Planes, trucks and automobiles – the future is not what is used to be

By Tony Seba and James Arbib | May 3, 2017

In 1911, Ferdinand Foch, the supreme commander of the Allied Forces during World War I, once famously said, “Airplanes are interesting toys, but have no military value.”

In 1927, Charles Lindbergh famously flew across the Atlantic, landing at Le Bourget field outside of Paris.

Three years later, France started building a wall, the Maginot Line - a massive series of fortifications along its borders with Germany that became the centerpiece of its defense strategy. A younger modernist generation, who had seen the evidence of the value of the airplane, favored investment in armor and aircraft, but this thinking was seen as disruptive and was defeated by the insiders and policymakers trained in 19th-century military strategy who still ran France’s military.

In the meantime, the Nazi government built the Luftwaffe, which, by 1939 had become “the most well-trained, modern, and experienced air force in the world.”

The result: it took just six weeks for the German military to make it to Paris. The Nazis went easily around and over the ‘impenetrable’ Maginot Line. The Luftwaffe deployed more than 5,000 combat aircraft to support this invasion.

Policymakers, insiders and experts who thought that the future was just a linear, incremental extension of the past, dismissed evidence of a technology disruption (aviation) and made choices for the future based on mainstream notions from the past - with massive implications for Europe and the world for generations to come.

History is littered with examples of government policies that stopped innovation and prevented industries from developing locally, causing their own citizens to become poorer and their countries to decline.

In 1865 the United Kingdom Parliament passed the Locomotive Act, which required that “self-propelled vehicles”, which included automobiles, employ a crew of three people: two onboard and a man with a red flag who had to walk at least 60 yards (55 m) ahead of the vehicle. The speed limit of these vehicles was set at 4 mph in the country and 2 mph in the cities. This regulation, known as the “Red Flag Act”, was the result of successful lobbying by the unlikely coalition of the locomotive industry and the old horse-drawn coach and carriage industry. The government effectively stopped innovation in the incipient automotive industry for 25 years. The Locomotive Act of 1896 repealed many of the provisions of the “Red Flag Act”, finally allowing the development of the automotive industry.

But it was too late. The United Kingdom, birthplace of the industrial revolution, did not benefit from one of the biggest spinoffs of that revolution: the automobile.

The United States, then an emerging economy, went on to become the 20th Century’s economic and military superpower based in part on the strength of its auto industry.

By the 1950s, the U.S. auto industry produced more vehicles than the rest of the world combined. In 1960, automotive was America’s largest industry, employing directly or indirectly one of every six working Americans. During World War II, Ford alone built 6,790 B24 Bombers, 282,354 Jeeps and 42,676 Army/Navy Cargo Trucks.

By preventing innovation and the benefits of technology disruptions, policy makers in France and the United Kingdom only ensured that the upside of building new industries would accrue to other countries, while denying and postponing the inevitable costs of the disruptions. These lessons are as important today as they were then.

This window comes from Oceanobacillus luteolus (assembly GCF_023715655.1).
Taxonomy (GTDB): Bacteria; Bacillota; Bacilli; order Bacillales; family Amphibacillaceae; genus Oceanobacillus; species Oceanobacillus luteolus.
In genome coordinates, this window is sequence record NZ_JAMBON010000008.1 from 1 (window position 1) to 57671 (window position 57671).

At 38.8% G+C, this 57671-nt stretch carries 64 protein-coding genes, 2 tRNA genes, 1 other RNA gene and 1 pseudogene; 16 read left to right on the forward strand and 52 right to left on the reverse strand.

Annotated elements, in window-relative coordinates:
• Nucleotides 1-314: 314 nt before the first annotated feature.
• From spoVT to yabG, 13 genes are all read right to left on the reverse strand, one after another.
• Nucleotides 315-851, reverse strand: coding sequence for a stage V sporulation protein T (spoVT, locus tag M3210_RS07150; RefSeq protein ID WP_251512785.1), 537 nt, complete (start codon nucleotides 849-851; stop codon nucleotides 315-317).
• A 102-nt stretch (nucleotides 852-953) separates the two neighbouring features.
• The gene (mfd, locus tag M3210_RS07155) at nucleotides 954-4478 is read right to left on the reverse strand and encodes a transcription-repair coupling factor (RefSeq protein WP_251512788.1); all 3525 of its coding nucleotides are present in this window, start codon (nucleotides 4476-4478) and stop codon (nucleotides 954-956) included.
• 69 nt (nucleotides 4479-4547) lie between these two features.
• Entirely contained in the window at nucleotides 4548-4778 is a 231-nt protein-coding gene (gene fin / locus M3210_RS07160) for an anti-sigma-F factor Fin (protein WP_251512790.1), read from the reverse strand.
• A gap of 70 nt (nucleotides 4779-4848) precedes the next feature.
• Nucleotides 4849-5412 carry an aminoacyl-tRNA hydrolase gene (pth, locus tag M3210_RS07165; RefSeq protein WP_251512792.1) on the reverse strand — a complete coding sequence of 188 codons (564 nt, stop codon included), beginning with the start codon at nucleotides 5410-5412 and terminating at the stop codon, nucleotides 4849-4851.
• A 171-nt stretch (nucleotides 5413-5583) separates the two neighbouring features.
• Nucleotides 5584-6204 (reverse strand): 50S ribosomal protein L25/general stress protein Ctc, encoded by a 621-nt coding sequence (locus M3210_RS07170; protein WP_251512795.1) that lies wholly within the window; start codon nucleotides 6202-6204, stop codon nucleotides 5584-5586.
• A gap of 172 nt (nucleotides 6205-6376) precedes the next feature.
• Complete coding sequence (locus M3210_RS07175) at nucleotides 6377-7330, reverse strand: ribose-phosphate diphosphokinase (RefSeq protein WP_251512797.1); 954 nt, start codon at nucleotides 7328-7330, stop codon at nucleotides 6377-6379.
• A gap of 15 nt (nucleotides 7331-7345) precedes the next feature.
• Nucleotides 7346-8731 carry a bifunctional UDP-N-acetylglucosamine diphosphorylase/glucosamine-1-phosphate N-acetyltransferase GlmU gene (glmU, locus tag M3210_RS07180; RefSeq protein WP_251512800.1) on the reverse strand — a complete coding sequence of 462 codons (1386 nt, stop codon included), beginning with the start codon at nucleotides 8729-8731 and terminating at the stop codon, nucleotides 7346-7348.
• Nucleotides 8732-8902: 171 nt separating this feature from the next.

The Creation of RethinkX

The founders of RethinkX met at a military think tank meeting to discuss the potential geo-political implications of the disruption of energy and transportation. There, top “mainstream” analysts discussed the linear, incremental progress that solar, batteries and electric vehicles were making and how “the transition” would take decades.

The two of us shared a different viewpoint – this is not an “energy transition” but a “technology disruption.”

Technology disruptions are not linear progressions. They are dynamic and systemic. They may take a while to build up but when they reach a tipping point, they move in exponential S curves and trigger feedback loops – both positive and negative.

Yet mainstream analysts kept making the same mistakes in providing an incomplete picture to policy makers and decision makers that led the French and British policy makers to fail to anticipate the implication of technology disruptions. And failure to foresee disruption leads to decisions based on flawed scenarios, which can become self-fulfilling prophesies, locking society into a high-cost, uncompetitive future.

Our conversation moved from transportation and energy to food, health care, finance, housing, and education. We agreed that these sectors were on the cusp of being disrupted but there was no one providing a full picture of how these disruptions were going to evolve, their implications, and the choices that society would have to make going forward.

Several hours into our conversation, we had laid out the conceptual underpinnings of what would become RethinkX.

Helping Society Make Evidence-Based Choices

There are some hugely beneficial aspects of disruption, including lower costs and broader availability of goods and services, from transport to energy to healthcare to food. This could help solve some of the world’s largest problems, including poverty, inequality and climate change.

But there are also adverse consequences that need to be acknowledged and mitigated. These include job losses and changing workforce needs, as well as value destruction for pensions and investment funds that don’t adapt in time.

That’s Where RethinkX’s Analysis Comes In

RethinkX is an independent think tank that analyzes and forecasts the speed and scale of technology-driven disruption and its implications across society. We produce compelling, impartial data-driven analyses that identify pivotal choices to be made by investors, businesses, policymakers, and civic leaders.

Rethinking Transportation is the first in a series that analyzes the impacts of technology-driven disruption, sector by sector, across the economy.

RethinkX’s follow-on analyses will consider the cascading and interdependent effects of disruption within and across sectors. Our aim is to facilitate a global conversation about the threats and opportunities of technology-driven disruption and to focus attention on choices that can help lead to a more equitable, healthy, resilient and stable society.

We invite you to be part our community of thought leaders and experts to better inform this conversation.

Join us.